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[gehr E'] signer of the Declaration of Independence, Governor of Massachusetts, Vice-President of the United States
Elbridge Gerry was born in Marblehead, Massachusetts, on July 17, 1744, the son of Thomas Gerry, a prosperous Marblehead merchant. He graduated from Harvard College in 1762 and subsequently entered his father's business.
Gerry first entered active politics when he served as a member of the Massachusetts General Court, in 1772 and 1773. While on the court Gerry became a follower of Samuel Adams, who enlisted him in the colonial activities preceding the American Revolution. In 1773 he served on the Committee of Correspondence. From 1774 to 1775 he was a member of the Massachusetts Provincial Congress. The passage of a bill proposed by him to arm and equip ships to prey upon British commerce (November 1775) was, according to many, the first actual act of offensive hostility towards Great Britain. From 1776 to 1781 Gerry was a member of the Continental Congress, where he was an early advocate of independence and a signer of the Declaration of Independence. He again served in the Continental Congress from 1783 to 1785.
Although he was a delegate to the Constitutional Convention of 1787, Gerry refused to sign the final document because it did not include a Bill of Rights. As a member of the first House of Representatives (1789-1793), Gerry often changed his position on matters of national policy. He sided with Thomas Jefferson against the concept of a strong central government, while simultaneously stating that he wished to protect the "commercial and monied interest."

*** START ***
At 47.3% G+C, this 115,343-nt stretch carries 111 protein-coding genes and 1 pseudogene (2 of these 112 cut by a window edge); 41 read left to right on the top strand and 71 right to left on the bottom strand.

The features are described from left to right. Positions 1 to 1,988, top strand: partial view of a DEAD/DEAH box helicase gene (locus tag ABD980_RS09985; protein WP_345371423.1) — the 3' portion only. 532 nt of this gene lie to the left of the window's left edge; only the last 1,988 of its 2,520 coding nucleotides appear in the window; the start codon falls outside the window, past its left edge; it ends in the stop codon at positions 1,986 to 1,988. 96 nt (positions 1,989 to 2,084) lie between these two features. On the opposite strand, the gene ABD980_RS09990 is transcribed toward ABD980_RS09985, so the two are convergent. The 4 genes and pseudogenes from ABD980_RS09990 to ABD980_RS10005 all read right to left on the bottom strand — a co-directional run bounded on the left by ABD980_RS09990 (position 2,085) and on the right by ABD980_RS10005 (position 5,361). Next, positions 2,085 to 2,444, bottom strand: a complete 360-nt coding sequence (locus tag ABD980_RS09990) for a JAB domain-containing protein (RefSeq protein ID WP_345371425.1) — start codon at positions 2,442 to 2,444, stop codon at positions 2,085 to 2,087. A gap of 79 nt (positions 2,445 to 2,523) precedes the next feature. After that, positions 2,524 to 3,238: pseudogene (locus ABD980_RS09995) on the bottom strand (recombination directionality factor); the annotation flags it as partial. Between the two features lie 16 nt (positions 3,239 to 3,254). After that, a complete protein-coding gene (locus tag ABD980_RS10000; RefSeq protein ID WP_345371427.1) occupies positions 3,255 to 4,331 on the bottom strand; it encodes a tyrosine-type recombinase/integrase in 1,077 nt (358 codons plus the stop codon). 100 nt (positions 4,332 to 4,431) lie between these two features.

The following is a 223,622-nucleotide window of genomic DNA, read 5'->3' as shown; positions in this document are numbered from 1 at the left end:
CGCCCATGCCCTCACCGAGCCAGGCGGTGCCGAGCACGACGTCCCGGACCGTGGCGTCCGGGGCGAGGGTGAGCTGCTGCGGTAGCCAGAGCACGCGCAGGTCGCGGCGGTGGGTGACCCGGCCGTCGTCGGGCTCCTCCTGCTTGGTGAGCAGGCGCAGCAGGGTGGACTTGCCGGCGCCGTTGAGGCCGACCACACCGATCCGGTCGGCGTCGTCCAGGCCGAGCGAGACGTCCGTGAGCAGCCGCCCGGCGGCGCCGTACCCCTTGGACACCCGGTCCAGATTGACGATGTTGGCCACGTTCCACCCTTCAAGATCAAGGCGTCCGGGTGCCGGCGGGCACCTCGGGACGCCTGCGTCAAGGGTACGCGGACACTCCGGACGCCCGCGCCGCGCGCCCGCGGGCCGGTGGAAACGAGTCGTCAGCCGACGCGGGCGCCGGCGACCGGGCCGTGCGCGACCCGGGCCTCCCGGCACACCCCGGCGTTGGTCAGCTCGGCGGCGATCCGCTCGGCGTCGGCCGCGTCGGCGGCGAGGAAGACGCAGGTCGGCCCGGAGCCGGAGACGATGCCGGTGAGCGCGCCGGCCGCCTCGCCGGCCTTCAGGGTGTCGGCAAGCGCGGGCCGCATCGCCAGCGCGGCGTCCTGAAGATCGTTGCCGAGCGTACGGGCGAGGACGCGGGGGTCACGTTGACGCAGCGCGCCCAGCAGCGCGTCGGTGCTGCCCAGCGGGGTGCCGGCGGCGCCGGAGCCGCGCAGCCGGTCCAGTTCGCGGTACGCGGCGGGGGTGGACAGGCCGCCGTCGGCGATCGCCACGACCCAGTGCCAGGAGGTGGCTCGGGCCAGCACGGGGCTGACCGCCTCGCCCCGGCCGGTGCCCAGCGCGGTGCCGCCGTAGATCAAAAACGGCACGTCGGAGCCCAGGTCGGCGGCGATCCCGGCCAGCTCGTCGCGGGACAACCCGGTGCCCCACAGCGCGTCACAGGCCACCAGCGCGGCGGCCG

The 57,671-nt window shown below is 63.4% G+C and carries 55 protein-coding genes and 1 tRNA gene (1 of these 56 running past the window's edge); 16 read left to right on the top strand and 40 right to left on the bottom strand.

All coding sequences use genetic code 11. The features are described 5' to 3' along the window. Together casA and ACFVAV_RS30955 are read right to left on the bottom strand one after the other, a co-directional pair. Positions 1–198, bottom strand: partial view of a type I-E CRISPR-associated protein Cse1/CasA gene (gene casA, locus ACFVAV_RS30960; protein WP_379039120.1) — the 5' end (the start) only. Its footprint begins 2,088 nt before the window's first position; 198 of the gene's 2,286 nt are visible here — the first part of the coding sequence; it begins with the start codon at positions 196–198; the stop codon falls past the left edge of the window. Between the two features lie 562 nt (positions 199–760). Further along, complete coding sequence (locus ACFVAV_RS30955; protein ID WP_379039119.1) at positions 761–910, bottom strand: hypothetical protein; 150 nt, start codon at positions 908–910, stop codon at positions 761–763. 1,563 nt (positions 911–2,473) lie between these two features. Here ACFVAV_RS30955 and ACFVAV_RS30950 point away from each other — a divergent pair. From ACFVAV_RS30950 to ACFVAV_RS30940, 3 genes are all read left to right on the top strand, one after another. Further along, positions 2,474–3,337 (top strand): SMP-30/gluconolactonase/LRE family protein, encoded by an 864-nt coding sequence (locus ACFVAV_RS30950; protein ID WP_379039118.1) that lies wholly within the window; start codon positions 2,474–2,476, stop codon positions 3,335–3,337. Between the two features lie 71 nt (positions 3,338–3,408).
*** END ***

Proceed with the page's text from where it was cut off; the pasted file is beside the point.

Sent by President John Adams to obtain a treaty with France in 1797, Gerry became one of those involved in the notorious XYZ Affair. Ignoring his fellow diplomats, John Marshall and Charles Cotesworth Pinckney, Gerry negotiated secretly with the French Foreign Minister, Talleyrand, and was finally recalled by Adams in 1798.
Elected Governor of Massachusetts in 1810, Gerry's administration was especially notable for the enactment of a law by which the state was divided into new senatorial districts in such a manner as to consolidate the Federalist vote in a few districts, thus giving the Democratic-Republicans an unfair advantage. The outline of one of these districts, which was thought to resemble a salamander, gave rise in 1812, through a popular application of the Governor's name, to the term "Gerrymander." Gerry was defeated for re-election in 1812.
In 1812 Gerry, who was an ardent advocate of war with Great Britain, was elected Vice-President of the United States, on the ticket with James Madison. He served in that capacity until his death on November 23, 1814.
This page was last updated on February 10, 2017.